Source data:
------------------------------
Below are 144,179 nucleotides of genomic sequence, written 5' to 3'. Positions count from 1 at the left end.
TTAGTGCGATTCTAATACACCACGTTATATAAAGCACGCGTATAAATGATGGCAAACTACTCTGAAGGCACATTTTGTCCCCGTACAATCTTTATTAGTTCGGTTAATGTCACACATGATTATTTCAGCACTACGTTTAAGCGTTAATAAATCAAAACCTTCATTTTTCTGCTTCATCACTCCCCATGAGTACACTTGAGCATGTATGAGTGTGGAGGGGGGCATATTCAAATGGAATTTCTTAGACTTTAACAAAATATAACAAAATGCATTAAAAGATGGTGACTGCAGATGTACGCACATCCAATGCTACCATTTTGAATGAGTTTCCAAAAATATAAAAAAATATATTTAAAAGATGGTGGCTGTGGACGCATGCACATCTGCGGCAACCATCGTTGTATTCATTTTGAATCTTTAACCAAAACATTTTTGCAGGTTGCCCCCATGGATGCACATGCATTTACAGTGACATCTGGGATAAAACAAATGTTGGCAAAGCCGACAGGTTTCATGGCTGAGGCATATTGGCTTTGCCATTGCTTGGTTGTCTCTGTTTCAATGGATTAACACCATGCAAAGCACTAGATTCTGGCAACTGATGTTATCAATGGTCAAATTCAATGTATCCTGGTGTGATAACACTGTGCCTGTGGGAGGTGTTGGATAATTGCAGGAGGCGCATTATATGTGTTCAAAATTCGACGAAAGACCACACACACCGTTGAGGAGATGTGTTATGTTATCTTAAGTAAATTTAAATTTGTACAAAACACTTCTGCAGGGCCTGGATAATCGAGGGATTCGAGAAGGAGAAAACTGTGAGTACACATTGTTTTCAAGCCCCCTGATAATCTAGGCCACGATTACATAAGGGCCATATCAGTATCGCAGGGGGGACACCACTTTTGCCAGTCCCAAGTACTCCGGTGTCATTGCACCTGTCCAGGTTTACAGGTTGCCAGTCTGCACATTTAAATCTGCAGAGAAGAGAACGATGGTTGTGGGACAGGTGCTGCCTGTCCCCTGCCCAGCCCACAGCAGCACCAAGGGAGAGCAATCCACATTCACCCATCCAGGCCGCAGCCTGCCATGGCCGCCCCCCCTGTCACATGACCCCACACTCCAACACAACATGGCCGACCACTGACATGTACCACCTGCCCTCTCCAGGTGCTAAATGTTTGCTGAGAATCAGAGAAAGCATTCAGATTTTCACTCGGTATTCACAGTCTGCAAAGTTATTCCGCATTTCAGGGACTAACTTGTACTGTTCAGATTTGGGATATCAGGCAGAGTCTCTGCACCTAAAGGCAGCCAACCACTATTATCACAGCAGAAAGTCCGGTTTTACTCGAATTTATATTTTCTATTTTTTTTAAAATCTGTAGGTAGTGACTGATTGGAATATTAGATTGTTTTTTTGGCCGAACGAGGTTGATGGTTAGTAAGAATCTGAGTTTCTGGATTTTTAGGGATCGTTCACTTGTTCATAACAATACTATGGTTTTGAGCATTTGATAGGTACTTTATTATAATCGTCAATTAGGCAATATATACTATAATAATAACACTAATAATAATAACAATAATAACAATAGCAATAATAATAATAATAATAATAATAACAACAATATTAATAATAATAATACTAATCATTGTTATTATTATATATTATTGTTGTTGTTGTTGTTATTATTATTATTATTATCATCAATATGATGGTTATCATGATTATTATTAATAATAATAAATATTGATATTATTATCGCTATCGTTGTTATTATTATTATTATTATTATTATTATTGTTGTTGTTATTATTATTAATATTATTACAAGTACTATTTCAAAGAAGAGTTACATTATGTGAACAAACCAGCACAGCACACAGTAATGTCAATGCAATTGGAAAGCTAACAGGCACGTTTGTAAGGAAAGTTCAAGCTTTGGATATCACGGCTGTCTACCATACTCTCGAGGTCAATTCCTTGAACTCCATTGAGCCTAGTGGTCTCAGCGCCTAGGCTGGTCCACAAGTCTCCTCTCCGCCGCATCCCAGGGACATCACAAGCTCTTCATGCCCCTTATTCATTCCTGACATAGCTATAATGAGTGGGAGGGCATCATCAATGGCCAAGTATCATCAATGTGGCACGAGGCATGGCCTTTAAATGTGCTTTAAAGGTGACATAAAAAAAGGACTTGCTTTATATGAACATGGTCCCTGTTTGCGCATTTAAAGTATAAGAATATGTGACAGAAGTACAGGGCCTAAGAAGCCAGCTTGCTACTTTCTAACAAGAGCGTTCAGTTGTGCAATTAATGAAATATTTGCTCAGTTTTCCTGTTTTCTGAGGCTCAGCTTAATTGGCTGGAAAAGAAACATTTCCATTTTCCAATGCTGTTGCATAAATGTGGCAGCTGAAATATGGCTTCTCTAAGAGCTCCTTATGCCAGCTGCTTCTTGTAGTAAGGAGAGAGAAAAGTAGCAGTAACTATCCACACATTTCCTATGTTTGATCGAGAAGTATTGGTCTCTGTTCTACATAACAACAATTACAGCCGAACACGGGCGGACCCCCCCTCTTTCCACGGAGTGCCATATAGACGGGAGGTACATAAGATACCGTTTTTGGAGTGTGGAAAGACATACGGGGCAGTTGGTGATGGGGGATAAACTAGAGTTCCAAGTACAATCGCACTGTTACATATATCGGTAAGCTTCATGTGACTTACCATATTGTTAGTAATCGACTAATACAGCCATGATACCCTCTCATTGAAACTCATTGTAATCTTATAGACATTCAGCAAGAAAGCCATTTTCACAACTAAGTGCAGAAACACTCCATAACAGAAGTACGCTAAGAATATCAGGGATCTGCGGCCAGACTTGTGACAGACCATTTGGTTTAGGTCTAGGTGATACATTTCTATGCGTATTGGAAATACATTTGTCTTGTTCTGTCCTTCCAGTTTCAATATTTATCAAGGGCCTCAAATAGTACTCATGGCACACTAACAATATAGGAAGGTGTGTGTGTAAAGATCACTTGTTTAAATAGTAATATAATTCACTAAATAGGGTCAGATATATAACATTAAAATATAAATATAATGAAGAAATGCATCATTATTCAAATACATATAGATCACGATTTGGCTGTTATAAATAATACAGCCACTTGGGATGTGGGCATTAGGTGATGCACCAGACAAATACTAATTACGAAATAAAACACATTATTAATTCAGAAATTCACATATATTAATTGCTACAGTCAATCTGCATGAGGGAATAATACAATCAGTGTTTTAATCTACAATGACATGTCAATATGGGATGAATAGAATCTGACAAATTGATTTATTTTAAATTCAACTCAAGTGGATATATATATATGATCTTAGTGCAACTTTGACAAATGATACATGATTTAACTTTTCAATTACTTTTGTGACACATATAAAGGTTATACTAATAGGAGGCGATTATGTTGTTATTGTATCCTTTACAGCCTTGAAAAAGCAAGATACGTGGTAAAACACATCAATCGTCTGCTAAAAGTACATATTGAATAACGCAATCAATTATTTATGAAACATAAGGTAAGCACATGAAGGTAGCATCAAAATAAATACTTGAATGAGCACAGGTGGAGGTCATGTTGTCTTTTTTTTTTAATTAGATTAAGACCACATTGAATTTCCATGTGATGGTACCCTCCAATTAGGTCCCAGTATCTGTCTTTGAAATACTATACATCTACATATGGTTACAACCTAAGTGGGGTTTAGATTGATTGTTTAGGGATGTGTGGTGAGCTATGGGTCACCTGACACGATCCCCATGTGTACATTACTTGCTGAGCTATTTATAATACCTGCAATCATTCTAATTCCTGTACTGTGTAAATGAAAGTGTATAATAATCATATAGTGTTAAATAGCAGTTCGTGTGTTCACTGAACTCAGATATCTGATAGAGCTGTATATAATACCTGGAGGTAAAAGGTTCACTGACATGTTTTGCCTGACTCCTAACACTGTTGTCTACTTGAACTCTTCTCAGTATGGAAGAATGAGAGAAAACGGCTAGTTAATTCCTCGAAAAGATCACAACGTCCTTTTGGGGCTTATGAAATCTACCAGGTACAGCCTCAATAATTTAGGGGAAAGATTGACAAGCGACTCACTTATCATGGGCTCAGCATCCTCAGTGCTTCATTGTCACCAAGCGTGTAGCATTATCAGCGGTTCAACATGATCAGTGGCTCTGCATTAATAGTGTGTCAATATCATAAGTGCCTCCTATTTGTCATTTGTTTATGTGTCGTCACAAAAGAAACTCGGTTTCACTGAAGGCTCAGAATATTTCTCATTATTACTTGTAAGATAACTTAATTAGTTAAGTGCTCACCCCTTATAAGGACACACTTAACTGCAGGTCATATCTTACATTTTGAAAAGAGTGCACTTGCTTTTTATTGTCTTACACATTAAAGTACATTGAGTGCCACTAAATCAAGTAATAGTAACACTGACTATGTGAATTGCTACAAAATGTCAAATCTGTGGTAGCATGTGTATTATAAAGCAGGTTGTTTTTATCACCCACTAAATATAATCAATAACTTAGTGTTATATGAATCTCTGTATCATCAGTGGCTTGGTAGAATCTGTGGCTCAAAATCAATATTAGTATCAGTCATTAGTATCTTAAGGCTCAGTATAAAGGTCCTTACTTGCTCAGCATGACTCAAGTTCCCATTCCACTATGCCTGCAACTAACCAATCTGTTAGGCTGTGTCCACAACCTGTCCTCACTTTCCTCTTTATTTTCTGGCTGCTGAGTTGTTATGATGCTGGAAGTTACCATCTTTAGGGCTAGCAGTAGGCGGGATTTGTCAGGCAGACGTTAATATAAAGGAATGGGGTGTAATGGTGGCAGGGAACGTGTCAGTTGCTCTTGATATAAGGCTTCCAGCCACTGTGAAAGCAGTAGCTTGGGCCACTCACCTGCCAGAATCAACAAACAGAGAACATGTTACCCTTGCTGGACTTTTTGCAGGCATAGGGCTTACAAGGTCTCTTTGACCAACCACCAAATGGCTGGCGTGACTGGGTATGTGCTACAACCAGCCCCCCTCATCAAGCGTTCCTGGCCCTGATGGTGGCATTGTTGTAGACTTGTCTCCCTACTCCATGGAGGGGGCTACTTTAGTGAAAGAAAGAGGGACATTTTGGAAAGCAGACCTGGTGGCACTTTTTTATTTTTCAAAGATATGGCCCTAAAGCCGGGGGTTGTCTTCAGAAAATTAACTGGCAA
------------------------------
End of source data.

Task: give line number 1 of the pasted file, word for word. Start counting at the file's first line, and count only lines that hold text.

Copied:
Below are 144,179 nucleotides of genomic sequence, written 5' to 3'. Positions count from 1 at the left end.